After a gap of seven years, the World Health Organization (WHO) released its updated list of antibiotic-resistant bacteria, which also provides guidance on the development of new and necessary treatments to curb the rising spread of antimicrobial resistance (AMR).

During AMR infections, driven majorly by the misuse and overuse of antimicrobials, bacteria, viruses, fungi, and parasites no longer respond to medicines. It majorly affects the treatment of high-burden infections, such as tuberculosis, leading to severe illness and increased mortality rates.

The Bacterial Priority Pathogens List (BPPL) 2024 features 15 families of antibiotic-resistant bacteria that are grouped into critical, high, and medium categories for prioritization.

The new “list is key to guiding investment and grappling with the antibiotics pipeline and access crisis,” said Dr. Yukiko Nakatani, WHO’s Assistant Director-General for Antimicrobial Resistance ad interim.

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“The threat of antimicrobial resistance has intensified, eroding the efficacy of numerous antibiotics and putting many of the gains of modern medicine at risk,” since the first list was released in 2017, Dr Yukiko added.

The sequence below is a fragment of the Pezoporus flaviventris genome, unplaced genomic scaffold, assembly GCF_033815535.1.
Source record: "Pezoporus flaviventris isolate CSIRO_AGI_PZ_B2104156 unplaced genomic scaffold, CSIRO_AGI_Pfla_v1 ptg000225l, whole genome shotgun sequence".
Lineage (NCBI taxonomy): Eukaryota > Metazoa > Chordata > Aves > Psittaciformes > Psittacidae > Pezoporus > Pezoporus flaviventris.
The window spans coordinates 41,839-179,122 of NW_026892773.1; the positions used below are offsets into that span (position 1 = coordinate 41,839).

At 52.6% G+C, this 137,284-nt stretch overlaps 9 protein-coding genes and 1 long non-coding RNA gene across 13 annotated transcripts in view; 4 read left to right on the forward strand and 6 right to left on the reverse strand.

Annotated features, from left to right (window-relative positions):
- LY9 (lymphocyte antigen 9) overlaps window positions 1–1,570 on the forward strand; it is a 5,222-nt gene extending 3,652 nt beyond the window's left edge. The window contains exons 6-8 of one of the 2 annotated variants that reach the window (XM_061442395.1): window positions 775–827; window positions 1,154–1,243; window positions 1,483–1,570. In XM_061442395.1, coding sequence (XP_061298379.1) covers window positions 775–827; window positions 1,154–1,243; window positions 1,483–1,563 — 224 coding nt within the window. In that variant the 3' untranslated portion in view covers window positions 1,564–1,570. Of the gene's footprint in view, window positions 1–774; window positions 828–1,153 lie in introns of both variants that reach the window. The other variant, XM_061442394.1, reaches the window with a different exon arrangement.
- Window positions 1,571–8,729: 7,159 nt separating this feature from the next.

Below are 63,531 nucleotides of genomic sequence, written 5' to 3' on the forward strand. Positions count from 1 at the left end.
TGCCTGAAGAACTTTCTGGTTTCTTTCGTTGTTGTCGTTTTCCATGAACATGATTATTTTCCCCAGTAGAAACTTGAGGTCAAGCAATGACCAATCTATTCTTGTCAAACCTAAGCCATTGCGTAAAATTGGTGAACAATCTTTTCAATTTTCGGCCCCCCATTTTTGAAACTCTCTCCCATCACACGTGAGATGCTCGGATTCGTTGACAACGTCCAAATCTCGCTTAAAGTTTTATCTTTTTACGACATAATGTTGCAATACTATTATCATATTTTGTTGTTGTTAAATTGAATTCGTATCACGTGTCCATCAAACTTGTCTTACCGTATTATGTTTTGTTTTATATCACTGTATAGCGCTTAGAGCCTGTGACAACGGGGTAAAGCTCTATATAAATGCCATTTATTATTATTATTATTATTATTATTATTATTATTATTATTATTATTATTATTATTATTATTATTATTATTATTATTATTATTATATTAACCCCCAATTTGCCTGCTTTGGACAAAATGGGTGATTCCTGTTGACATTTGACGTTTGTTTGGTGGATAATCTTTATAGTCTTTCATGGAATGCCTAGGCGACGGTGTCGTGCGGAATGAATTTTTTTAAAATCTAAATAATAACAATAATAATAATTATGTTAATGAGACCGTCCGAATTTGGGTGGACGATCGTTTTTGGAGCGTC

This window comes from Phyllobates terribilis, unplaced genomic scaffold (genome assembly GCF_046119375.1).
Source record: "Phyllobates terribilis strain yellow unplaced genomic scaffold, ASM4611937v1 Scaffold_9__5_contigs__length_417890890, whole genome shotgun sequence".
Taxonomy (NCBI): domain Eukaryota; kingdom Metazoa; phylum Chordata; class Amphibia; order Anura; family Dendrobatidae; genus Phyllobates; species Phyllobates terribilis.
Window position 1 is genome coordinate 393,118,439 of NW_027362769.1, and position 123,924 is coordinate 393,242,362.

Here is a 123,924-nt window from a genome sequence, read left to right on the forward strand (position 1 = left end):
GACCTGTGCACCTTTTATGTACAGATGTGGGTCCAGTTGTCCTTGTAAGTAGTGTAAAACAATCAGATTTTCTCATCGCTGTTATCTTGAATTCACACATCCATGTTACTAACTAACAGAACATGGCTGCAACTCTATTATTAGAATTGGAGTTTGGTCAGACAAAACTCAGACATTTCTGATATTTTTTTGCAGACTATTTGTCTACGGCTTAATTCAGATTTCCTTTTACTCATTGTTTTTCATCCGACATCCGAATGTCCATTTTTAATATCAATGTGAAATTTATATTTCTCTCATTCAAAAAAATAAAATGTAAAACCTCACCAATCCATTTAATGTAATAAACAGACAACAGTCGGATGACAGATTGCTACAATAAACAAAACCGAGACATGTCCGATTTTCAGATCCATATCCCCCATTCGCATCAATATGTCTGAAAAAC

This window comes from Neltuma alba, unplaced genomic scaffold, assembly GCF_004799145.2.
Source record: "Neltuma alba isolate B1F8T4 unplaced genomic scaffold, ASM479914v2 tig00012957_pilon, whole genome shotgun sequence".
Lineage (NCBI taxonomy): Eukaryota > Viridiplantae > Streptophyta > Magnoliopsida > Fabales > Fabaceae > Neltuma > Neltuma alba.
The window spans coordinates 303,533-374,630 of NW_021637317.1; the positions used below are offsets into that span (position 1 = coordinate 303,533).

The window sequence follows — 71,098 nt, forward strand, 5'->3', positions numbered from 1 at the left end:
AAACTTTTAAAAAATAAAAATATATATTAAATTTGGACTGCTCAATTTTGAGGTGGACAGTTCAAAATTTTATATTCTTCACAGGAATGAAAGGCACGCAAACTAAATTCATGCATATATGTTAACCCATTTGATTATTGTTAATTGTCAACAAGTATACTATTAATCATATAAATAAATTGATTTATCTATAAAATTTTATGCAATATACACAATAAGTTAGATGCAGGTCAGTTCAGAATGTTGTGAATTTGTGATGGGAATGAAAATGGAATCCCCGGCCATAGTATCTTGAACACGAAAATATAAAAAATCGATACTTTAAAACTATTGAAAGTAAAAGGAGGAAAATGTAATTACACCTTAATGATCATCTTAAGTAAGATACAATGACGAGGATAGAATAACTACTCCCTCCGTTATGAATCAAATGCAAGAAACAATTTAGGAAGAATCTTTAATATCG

In the BPPL 2024, the WHO removed five pathogen-antibiotic combinations that were included in 2017 and added four new combinations.

The third-generation cephalosporin-resistant Enterobacterales are now listed as a standalone item within the critical priority category, while Carbapenem-resistant Pseudomonas aeruginosa (CRPA) infection moved from critical to high priority in BPPL 2024.

Further, the critical priority pathogens, such as gram-negative bacteria resistant to last-resort antibiotics, and Mycobacterium tuberculosis resistant to the antibiotic rifampicin, continue to present major global threats due to their high burden, and ability to resist treatment and spread resistance to other bacteria, the WHO said.

The BPPL 2024 also emphasizes the need for a comprehensive public health approach to addressing AMR, including universal access to quality and affordable measures for prevention, diagnosis, and appropriate treatment of infections.